Planning a Ride

The majority of effort in leading a ride happens before the ride day. This includes route selection, choosing a starting location, and specifying start times.

Route Selection

  • Choose an existing ride - You may work with the ride coordinator to select a ride in the NSC library. If you select one of these rides and make no changes, you should still familiarize yourself with the route before you go out to arrow it in case any changes need to be made due to road closures or construction.
  • Modify an existing ride - You may choose a ride from the library and modify it to make it new. You will have to make a new cue sheet and you should submit it to the ride coordinator to add to the library.
  • Create a brand new ride - If you want to create a brand new ride, plan for large groups. On a Sunday ride with 50 or more riders it is not uncommon for groups of 10 to stay together over the whole route. Some routes may not be appropriate for large groups.
Avoid these Hazards
  • Dirt or poorly paved roads
  • Bike or recreational paths
  • Extremely fast, busy roads
  • Dangerous intersections, especially when a left turn is required
  • Bridges on busy roads or other choke points for heavy automotive traffic
Plan for a Short and Long Loop
  • Rides occurring in the height of the season should be longer than rides in the beginning of the season (when fewer riders are conditioned) or in October (when it's getting cold).
  • Plan the short loop to use roads on the long loop to reduce arrowing and give short and long loop riders a chance to cross paths. Remember that short loop riders prefer flatter terrain.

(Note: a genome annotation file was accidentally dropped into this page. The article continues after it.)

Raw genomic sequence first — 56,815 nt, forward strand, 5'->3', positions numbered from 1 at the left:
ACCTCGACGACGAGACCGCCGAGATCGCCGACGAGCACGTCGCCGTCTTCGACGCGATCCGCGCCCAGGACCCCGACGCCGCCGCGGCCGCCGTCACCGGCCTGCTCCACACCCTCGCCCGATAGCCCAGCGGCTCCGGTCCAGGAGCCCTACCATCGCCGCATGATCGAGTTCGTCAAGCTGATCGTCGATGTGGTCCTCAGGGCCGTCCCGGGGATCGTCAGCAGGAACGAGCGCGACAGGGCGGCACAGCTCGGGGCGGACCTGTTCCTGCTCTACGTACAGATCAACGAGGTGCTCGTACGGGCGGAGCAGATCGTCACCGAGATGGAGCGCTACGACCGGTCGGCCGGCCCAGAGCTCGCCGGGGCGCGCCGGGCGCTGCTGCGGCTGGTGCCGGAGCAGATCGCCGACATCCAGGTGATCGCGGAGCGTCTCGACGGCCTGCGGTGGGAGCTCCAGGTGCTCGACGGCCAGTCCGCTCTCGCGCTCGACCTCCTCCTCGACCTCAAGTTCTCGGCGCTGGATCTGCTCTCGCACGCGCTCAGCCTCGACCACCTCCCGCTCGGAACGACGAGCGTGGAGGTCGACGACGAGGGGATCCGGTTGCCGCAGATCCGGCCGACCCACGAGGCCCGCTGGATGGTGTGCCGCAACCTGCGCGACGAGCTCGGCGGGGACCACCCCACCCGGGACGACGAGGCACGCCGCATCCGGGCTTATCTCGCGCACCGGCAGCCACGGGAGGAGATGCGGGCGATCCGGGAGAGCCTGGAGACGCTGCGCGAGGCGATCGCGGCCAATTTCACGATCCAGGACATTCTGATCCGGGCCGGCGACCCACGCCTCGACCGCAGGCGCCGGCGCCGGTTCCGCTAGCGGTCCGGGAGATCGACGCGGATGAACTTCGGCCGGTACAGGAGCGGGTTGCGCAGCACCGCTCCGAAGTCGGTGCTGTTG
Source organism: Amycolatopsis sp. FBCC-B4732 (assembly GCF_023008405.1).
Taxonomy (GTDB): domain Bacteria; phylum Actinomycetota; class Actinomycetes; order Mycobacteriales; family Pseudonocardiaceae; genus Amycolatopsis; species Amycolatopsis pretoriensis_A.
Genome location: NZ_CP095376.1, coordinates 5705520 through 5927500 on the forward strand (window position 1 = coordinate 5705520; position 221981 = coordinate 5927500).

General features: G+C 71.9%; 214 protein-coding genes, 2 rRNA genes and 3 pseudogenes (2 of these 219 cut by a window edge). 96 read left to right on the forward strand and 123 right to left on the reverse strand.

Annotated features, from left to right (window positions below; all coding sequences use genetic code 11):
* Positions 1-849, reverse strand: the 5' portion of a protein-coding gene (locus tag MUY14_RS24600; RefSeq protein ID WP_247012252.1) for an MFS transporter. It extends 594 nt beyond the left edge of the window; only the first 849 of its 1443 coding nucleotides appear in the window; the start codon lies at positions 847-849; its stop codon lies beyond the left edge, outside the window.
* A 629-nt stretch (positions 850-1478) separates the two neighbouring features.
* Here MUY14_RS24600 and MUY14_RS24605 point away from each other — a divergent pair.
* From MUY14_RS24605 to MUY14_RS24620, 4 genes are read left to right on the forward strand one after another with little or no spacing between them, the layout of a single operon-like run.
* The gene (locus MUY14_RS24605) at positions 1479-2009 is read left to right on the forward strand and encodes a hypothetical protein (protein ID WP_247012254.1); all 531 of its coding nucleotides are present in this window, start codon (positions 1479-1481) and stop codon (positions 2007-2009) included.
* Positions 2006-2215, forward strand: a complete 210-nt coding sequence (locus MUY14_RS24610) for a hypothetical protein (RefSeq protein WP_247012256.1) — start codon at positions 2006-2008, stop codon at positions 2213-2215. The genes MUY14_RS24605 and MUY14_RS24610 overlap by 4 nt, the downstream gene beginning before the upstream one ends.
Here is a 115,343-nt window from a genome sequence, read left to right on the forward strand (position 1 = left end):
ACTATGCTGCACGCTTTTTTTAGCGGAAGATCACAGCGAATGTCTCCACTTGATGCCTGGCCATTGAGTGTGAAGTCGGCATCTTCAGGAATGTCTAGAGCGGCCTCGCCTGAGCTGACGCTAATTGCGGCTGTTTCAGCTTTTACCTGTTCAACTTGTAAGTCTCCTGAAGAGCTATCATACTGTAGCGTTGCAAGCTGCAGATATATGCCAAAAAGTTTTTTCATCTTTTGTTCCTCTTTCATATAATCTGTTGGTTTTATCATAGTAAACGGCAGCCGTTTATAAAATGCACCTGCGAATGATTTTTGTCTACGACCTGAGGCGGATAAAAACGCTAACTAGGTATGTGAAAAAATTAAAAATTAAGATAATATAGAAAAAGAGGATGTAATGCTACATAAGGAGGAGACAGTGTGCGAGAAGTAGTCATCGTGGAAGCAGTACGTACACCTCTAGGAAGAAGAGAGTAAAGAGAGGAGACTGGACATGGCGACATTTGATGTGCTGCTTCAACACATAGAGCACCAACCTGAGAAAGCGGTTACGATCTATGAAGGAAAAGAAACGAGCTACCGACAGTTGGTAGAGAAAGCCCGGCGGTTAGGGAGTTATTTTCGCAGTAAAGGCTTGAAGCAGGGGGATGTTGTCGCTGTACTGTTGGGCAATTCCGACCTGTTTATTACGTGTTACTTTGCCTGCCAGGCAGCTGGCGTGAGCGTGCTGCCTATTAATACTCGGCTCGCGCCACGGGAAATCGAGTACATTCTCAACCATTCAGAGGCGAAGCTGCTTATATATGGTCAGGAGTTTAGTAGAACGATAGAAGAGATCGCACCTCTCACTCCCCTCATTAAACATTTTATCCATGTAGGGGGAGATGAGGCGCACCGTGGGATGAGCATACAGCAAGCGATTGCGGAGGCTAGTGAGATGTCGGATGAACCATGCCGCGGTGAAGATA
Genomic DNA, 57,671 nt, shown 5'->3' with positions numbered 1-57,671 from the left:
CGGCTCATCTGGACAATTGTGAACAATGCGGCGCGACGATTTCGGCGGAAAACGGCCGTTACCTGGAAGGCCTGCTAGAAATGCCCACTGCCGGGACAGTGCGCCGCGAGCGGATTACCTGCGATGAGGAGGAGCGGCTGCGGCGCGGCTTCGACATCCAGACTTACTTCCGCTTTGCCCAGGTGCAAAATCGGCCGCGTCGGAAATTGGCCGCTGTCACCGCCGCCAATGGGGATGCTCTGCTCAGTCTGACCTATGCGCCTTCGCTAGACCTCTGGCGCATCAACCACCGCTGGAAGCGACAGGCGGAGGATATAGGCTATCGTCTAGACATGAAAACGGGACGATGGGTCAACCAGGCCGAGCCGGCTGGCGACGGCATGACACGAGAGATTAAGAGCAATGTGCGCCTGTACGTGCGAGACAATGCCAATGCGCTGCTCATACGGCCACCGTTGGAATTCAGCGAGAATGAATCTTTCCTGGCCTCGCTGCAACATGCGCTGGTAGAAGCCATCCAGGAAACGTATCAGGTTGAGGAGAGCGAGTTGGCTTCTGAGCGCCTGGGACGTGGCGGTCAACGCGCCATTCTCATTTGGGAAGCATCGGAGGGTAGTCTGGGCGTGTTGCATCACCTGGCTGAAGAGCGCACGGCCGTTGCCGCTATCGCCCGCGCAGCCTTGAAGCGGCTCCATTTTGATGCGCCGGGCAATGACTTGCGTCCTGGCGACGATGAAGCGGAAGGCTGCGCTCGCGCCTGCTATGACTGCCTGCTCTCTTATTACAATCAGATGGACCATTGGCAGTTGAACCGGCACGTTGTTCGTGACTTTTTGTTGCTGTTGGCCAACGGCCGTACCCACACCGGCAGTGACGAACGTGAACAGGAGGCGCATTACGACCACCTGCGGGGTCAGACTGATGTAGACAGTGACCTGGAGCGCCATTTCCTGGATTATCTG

• Short loop of 20 to 40 miles
  • Long loop of 40 to 70 miles
Designated Lunch Stops
  • Lunch stops are generally not designated on NSC rides, but if there is an attraction or event near the route consider incorporating it into the ride. The Llama farm in Rock's Village is a typical NSC example.

Choosing a Start Location

  • Avoid town centers without a large municipal lot.
  • Avoid small shopping centers with stores that are open on Sunday.
  • Provide a safe and legal entrance onto the roadway for bicycles at the ride start.
  • Obtain permission when using public schools and commercial lots for starts.
  • Try to be aware of local community activities the same morning as a ride, such as a pancake breakfast, church bazaar or a local fair. If necessary change the location of the start site. Do not conflict with these activities.

Specify Start Times

  • Don't set start times earlier than 8:00 AM.
  • Set start times to get riders to the same place at the same time - for example, if there is an attraction on the ride.
  • Or set start times so everybody returns about the same time.
  • Note - The faster riders on the long loop will average about 18 mph and the slower riders on the short loop may only average 12 mph when stops are considered.
  • Be sure it has sufficient parking - In the summer months plan for about 30 cars. In early spring or late fall you can arrange for fewer cars.